By now, bacon lovers everywhere have probably heard the sad news. Processed meats cause cancer.
I’m actually kind of shocked that anyone would think this is novel, but it’s actually not quite as simple as yesterday’s headlines make it seem. I fully admit I’m stealing plenty of content from The Atlantic on this one because Ed Yong does a great job explaining why yesterday’s news is so troubling.
The International Agency of Research into Cancer (IARC) is part of the World Health Organization, and as its name suggests, IARC is responsible for carefully assessing whether a substance causes cancer. The problem is that once the IARC makes such a finding, it reports it – and often poorly communicates those findings.
IARC’s working group of 22 scientists reviewed a large number of studies when they classified the consumption of red meats as “probably carcinogenic” (Group 2A) and processed meats as “carcinogenic to humans” (Group 1). IARC divides substances into five possible categories; Group 1 includes known carcinogens like asbestos, smoking, and alcohol. Group 2A (probably carcinogenic) and 2B (possibly carcinogenic) are where things get a little less clear. Group 3 is for substances that lack enough data, while Group 4 is for substances that are known to not be carcinogenic… like water.
The problem with the classification scheme is that it’s based no on the degree of risk, or how much of a substance is needed to cause cancer, but rather on the strength of the evidence out there in the scientific world that demonstrates whether the substance causes cancer or not. Two substances in Group 1 are both known to cause cancer, but to cause cancer, one might need to be exposed to 100 times the amount of substance A as opposed to substance B. If Substance C tripled the risk of cancer while substance D barely increased the risk of cancer – they would both fall into Group 1 since they both cause cancer. Substance C could cause many more types of cancer than Substance D, and yet since they both cause cancer, boom… Group 1! Two risk factors could be slotted in the same category even if one affects a greater swath of the population, and if it actually causes more cancers.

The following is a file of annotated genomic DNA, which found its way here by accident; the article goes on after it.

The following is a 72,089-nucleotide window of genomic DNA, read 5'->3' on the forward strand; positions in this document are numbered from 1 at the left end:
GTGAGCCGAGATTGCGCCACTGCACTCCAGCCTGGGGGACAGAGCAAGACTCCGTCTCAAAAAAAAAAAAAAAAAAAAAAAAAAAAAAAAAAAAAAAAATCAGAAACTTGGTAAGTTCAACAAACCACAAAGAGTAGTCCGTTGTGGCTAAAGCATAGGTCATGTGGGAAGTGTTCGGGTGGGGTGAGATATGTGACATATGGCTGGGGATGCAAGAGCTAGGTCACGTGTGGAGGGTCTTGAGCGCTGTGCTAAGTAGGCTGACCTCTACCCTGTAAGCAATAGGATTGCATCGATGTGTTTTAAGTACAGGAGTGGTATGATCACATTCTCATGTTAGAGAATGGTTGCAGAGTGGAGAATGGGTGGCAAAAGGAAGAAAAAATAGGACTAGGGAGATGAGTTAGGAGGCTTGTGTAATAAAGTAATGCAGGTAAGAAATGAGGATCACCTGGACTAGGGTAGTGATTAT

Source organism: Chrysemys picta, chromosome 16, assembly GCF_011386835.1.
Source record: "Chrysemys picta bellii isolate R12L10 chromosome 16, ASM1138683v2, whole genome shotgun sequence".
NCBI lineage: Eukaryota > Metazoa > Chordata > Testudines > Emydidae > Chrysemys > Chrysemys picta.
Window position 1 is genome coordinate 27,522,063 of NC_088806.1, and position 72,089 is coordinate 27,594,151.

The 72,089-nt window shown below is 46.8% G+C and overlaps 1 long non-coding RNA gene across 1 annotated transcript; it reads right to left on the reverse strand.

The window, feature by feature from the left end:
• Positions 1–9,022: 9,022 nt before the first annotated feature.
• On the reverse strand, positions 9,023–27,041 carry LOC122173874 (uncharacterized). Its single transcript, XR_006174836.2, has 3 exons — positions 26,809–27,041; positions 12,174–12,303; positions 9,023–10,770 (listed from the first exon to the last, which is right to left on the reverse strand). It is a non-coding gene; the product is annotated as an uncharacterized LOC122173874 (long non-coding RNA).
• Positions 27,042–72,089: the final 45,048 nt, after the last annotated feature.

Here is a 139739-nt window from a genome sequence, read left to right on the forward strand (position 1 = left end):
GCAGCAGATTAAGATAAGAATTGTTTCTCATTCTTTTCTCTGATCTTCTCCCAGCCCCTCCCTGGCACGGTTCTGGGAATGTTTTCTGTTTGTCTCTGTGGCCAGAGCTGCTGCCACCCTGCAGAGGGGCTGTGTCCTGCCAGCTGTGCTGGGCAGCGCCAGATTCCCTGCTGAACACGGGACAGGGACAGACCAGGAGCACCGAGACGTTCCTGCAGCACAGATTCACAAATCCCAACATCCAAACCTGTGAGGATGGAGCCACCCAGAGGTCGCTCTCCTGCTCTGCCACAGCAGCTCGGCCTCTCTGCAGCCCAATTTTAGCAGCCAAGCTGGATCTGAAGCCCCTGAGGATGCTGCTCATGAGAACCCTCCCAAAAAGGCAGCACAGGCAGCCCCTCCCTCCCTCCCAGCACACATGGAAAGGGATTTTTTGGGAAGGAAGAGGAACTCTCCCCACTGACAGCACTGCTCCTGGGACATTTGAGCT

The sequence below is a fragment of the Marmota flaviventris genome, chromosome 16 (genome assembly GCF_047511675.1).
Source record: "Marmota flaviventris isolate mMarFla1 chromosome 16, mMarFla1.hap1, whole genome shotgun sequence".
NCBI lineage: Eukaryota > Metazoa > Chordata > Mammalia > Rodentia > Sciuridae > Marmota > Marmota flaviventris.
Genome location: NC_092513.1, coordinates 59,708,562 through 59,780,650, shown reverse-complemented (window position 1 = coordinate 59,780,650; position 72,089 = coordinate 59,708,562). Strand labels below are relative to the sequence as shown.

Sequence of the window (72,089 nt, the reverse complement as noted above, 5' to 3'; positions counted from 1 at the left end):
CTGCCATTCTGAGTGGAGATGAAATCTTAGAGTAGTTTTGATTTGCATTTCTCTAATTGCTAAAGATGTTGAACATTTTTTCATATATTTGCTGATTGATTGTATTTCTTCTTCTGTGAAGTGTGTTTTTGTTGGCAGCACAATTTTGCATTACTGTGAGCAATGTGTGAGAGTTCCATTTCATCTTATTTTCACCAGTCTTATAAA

As Ed Yong explains,
these classifications are not meant to convey how dangerous something is, just how certain we are that something is dangerous.
Group 1 is billed as ‘carcinogenic to humans,’ which means that we can be fairly sure that the things here have the potential to cause cancer. But the stark language, with no mention of risks or odds or any remotely conditional, invites people to assume that if they specifically partake of, say, smoking or processed meat, they will definitely get cancer.
So yes – smoking and eating bologna will definitely cause cancer. The only remaining question here is how much bacon are you about to give up?